was appalled by the magazine's offer. He rightly realized that
Grant was, at that time, the most significant American alive,
and he offered Grant a generous contract, including 75% of the
book's sales as royalties. Grant accepted Twain's offer.
ill, Grant fought to finish his memoirs. Although wracked with
pain and unable to speak at the end, he triumphed, finishing them
just a few days before his death. The memoirs succeeded, selling
over 300,000 copies and earning the Grant family over $450,000
($9,500,000 in 2005 dollars). Twain called the memoirs "the
most remarkable work of its kind since the Commentaries of Julius
Caesar," and they are widely regarded as among the finest
memoirs ever written.
S. Grant died at 8:06 a.m. on Thursday, July 23, 1885, at Mount
McGregor, Saratoga County, New York. He and his family had moved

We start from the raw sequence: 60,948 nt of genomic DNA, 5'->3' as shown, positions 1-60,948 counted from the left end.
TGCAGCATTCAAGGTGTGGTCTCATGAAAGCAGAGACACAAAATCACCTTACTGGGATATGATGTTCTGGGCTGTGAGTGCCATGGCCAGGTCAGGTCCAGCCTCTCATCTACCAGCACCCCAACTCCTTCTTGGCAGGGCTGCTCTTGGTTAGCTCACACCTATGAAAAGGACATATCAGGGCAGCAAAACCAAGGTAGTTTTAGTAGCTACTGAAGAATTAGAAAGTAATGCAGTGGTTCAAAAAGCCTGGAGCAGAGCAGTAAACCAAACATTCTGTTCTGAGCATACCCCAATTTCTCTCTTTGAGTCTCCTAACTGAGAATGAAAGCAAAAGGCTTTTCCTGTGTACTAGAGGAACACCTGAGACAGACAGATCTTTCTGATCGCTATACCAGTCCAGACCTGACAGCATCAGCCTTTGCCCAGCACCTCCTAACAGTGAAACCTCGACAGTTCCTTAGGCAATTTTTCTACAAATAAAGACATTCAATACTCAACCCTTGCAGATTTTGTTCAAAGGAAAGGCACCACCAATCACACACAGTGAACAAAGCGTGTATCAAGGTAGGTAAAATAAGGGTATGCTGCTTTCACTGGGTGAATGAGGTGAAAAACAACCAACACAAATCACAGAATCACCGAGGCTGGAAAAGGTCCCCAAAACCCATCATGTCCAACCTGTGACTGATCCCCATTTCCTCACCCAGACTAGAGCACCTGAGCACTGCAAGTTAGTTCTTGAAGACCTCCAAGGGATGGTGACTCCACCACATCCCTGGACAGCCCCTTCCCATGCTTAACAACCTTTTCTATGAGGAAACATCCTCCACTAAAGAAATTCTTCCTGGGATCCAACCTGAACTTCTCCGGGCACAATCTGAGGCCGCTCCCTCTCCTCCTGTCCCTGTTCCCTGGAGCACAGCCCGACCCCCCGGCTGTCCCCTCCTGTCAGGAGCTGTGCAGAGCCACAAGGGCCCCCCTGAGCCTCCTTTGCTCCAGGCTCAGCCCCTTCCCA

to a cottage there in the Adirondacks only a month earlier. His
body lies in New York City's Riverside Park, beside that of his
wife, in Grant's Tomb, the largest mausoleum in North America.
1822 Birth of Ulysses S. Grant as "Hiram Ulysses Grant"
on April 27th
1823 Family moves to Georgetown, Ohio
1864 Begins term as General-in-chief
1869 Ends term as General-in-chief
1869 Begins term as 18th President of the United States
1877 Ends term as 18th President of the United States
1880 US Census in Galena, Illinois
1885 Death of Ulysses S. Grant in Wilton, New York on July 23rd
Grant's legacy has been marred by the possibility of anti-Semitism.
The most frequently cited example is the infamous General Order
No. 11, issued by Grant's headquarters in Oxford, Mississippi,